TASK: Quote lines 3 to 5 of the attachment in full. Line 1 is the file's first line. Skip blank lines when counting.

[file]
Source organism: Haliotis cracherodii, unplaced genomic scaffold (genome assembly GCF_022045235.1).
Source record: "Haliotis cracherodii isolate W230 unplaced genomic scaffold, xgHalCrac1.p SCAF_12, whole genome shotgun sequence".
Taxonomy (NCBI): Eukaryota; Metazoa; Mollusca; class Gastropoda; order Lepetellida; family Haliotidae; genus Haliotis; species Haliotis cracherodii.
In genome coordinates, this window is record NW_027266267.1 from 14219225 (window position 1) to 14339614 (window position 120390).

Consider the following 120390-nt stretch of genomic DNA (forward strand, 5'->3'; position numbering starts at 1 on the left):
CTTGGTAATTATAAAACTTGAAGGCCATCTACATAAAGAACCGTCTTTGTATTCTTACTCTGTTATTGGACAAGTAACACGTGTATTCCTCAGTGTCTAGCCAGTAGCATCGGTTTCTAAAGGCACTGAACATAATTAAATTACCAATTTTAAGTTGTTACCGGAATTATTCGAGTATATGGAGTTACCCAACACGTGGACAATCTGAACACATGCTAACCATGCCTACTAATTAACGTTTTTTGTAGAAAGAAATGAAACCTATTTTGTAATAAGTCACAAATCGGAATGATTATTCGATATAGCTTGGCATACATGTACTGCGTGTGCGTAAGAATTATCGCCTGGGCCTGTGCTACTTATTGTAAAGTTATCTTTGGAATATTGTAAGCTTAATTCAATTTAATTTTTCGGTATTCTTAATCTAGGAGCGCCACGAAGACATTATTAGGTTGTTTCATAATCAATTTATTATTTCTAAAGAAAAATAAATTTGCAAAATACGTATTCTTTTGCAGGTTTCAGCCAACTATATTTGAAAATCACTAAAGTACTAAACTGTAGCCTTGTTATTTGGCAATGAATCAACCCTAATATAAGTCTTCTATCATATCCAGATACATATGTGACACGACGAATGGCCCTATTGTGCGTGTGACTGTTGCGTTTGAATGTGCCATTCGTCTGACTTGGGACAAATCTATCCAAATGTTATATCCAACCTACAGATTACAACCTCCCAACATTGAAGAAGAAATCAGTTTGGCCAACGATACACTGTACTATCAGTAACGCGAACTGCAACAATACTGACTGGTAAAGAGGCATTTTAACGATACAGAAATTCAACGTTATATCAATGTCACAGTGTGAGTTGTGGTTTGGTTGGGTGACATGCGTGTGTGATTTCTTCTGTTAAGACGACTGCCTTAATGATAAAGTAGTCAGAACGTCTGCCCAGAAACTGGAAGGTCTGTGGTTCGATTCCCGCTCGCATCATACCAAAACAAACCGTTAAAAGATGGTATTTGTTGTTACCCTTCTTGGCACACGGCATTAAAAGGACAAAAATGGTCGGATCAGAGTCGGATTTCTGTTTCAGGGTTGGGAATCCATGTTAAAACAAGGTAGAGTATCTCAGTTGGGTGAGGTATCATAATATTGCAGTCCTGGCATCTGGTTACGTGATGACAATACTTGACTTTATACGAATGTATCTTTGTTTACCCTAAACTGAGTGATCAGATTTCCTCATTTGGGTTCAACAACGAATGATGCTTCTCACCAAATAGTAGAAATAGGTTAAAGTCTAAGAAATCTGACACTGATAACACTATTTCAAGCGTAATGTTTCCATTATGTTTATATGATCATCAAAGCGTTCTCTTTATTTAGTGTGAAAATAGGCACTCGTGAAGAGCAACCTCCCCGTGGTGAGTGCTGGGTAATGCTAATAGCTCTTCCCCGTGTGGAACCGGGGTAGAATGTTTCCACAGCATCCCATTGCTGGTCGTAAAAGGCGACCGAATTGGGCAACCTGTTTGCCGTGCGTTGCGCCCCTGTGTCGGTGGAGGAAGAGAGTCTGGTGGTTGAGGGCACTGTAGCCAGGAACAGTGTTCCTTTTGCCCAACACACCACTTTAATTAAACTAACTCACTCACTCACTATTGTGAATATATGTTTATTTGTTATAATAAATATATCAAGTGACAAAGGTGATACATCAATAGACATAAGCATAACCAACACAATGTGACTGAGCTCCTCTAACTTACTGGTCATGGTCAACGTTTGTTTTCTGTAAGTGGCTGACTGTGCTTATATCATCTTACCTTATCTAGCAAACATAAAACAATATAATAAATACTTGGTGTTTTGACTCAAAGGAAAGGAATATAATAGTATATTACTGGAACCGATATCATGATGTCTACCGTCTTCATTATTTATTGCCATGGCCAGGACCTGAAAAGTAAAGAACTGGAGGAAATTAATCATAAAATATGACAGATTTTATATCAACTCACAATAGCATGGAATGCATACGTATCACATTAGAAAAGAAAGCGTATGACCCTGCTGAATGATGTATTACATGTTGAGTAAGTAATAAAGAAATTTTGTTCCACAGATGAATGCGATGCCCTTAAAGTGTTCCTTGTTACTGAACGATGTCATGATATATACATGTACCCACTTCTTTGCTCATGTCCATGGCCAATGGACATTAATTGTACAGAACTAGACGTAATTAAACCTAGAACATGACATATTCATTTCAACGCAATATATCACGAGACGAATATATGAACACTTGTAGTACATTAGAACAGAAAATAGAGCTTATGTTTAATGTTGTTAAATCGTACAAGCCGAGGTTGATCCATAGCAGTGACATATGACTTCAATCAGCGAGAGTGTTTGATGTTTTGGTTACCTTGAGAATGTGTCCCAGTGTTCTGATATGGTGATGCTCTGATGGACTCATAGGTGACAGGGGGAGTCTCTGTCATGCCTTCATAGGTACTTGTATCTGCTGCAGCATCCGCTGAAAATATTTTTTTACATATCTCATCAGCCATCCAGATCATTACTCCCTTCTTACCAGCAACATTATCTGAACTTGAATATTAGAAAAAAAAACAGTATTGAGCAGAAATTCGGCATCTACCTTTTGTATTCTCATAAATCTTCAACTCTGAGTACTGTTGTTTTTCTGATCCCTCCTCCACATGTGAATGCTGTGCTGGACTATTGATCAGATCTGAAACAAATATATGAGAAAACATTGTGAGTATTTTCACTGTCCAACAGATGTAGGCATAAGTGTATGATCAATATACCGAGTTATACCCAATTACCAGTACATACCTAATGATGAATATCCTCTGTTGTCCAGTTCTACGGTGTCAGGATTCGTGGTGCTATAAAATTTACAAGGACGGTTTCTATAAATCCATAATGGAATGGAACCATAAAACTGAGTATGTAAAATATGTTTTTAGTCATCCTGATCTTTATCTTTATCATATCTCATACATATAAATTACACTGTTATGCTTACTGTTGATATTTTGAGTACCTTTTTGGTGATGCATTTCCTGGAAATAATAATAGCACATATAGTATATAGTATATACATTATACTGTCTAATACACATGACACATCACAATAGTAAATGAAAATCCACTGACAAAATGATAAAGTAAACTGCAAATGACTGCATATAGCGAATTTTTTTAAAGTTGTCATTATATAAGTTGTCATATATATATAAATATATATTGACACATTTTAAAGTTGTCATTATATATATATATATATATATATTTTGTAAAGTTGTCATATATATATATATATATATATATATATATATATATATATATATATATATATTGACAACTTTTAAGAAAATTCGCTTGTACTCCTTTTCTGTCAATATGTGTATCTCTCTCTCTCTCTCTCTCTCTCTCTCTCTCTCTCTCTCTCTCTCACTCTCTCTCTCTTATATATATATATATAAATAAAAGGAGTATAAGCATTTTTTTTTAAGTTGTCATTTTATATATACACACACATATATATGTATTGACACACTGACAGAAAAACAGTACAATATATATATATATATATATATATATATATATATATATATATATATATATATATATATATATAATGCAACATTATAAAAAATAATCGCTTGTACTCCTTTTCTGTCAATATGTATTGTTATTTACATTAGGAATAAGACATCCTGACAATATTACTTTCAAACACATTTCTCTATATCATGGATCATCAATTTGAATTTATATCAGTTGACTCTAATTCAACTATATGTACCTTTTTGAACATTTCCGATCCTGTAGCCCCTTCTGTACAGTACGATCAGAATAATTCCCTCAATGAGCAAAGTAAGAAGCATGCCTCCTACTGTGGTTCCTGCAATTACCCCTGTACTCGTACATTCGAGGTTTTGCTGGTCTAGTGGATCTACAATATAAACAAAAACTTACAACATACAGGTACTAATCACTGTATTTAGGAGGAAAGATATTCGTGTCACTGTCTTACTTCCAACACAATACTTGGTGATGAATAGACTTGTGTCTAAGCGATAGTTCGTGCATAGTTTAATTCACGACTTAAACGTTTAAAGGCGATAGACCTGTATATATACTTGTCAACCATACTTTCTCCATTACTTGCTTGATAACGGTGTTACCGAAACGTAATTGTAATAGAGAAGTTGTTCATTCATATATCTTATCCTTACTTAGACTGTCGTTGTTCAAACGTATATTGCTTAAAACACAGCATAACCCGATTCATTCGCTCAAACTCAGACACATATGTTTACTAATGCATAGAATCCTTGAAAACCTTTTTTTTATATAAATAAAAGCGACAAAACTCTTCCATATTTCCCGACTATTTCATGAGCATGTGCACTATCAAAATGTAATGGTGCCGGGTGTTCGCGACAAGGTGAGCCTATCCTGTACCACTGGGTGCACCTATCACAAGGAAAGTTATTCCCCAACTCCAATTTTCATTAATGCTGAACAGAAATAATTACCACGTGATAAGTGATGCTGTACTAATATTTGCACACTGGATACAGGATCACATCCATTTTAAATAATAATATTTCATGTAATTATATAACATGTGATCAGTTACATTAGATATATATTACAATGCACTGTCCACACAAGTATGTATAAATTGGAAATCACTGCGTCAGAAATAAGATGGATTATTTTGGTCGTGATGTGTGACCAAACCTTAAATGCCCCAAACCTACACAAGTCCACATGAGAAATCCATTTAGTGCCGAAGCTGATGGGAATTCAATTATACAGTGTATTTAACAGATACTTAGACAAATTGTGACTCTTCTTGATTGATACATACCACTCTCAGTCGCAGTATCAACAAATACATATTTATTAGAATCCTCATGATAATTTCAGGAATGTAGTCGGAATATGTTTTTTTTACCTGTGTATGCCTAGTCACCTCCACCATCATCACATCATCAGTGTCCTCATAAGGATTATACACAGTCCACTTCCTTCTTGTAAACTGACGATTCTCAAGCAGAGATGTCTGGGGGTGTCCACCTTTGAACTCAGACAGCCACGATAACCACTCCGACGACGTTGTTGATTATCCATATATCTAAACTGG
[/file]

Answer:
Taxonomy (NCBI): Eukaryota; Metazoa; Mollusca; class Gastropoda; order Lepetellida; family Haliotidae; genus Haliotis; species Haliotis cracherodii.
In genome coordinates, this window is record NW_027266267.1 from 14219225 (window position 1) to 14339614 (window position 120390).

Consider the following 120390-nt stretch of genomic DNA (forward strand, 5'->3'; position numbering starts at 1 on the left):